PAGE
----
Nya-chan Production wrote:We are now working on the core, not features, so it's pointless to ask about those now.
I disagree. If you know the overall vision of what you are eventually going for you can make important yet seemingly simple design decisions early in the core development to accommodate the development of additional features down the road. If you don't plan ahead you may be pulling your hair out and refactoring a lot of code later on.
You two are actually in agreement, save the matter of where the goal is.
Recently Nya and I talked (well, it was more like me ranting) about .org rewrite paralysis. I suggested eliminating everything
that was peripheral to the core of the site -- whatever that core is. I further suggested that it would be beneficial to think that nothing else existed
aside from that core: that core is
what you are eventually going for.
This has the great effect of reducing a large problem to a much smaller one. (I use "reducing" not in the algorithm-analysis sense, since the problems are not equivalent, but in the sense of actually making the problem smaller.)
If that small bit isn't enough? No problem. Deliver a product and do a second iteration of development.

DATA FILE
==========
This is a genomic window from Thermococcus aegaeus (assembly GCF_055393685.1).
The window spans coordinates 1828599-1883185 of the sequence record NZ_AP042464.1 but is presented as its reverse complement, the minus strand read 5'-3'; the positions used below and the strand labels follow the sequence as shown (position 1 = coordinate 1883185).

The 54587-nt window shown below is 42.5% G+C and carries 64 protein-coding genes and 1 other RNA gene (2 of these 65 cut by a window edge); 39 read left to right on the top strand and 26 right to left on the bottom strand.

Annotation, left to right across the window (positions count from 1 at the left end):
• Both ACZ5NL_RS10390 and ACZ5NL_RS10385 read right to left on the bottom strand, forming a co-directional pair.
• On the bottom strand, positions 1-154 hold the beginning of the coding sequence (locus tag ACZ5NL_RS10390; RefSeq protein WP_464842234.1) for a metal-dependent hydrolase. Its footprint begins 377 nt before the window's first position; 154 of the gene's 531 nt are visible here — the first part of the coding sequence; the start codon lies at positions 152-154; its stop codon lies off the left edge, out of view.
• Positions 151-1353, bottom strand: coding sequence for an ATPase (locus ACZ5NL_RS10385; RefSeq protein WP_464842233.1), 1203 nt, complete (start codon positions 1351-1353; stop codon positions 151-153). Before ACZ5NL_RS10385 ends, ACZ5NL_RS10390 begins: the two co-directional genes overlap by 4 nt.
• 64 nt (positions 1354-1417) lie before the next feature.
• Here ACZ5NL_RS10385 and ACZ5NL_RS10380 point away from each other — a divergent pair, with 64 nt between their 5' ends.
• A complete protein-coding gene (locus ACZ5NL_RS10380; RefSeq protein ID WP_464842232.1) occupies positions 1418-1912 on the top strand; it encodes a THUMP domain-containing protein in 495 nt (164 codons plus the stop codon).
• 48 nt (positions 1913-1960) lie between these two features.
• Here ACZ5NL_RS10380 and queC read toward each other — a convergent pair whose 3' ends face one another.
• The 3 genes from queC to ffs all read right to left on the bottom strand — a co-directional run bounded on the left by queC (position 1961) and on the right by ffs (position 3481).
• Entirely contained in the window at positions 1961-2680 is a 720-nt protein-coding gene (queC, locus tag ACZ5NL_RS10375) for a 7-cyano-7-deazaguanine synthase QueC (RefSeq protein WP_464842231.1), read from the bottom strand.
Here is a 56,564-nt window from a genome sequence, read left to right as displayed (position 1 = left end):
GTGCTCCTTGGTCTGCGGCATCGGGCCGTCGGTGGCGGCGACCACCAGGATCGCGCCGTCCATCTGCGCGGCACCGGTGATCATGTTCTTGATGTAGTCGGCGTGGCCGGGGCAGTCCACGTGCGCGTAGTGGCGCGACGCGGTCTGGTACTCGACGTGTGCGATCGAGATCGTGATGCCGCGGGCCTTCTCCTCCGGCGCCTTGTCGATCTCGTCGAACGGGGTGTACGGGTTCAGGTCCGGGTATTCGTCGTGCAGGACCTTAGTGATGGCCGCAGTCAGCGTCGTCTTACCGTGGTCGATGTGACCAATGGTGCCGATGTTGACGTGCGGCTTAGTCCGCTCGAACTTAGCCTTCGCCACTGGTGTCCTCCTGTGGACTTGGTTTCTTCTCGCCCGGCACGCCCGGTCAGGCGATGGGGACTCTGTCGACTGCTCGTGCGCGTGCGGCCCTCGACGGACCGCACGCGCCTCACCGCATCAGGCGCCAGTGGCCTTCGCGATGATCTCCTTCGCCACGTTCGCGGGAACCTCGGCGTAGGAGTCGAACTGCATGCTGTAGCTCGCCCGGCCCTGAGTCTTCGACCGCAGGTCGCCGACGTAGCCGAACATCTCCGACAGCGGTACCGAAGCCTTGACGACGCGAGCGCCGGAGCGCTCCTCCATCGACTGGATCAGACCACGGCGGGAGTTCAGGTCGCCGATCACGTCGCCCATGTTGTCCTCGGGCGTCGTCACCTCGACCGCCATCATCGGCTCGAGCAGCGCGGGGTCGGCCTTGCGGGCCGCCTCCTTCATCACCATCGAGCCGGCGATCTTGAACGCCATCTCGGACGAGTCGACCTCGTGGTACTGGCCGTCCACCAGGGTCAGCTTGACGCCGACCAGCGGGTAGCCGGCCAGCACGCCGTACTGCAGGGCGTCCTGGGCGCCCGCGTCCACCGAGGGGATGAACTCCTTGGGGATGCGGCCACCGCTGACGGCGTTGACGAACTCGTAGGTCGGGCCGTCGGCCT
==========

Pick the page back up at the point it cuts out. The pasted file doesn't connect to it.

My suggestion for that is to:
(1) identify who your users are (not as easy as it sounds),
(2) figure out what they really want (again, not as easy as it sounds),
(3) break "what they really want" down into features (preferably implemented using an executable testing tool, i.e. Cucumber
(4) work on one feature at a time,
(5) do only what you need to do to get the feature to pass,
(6) release each feature as it is completed.
If step (5) results in something that feels broken or half-baked, then there's a few possibilities:
(1) It actually isn't.
(2) The scenarios for your feature don't cover everything that your users want to do. This means that your requirements are incomplete and that you need to run through steps 1-5 again.
(3) You're hitting a code pain point: some bit of code was implemented in a way such that it was solid and worked in a previous iteration, but doesn't do so well now. This is fine
: the cost of refactoring small systems with well-defined outputs (which is a huge benefit of having executable test cases) is really not that high. Refactor or redesign the offending subsystem to fit your new requirements and have another go at it.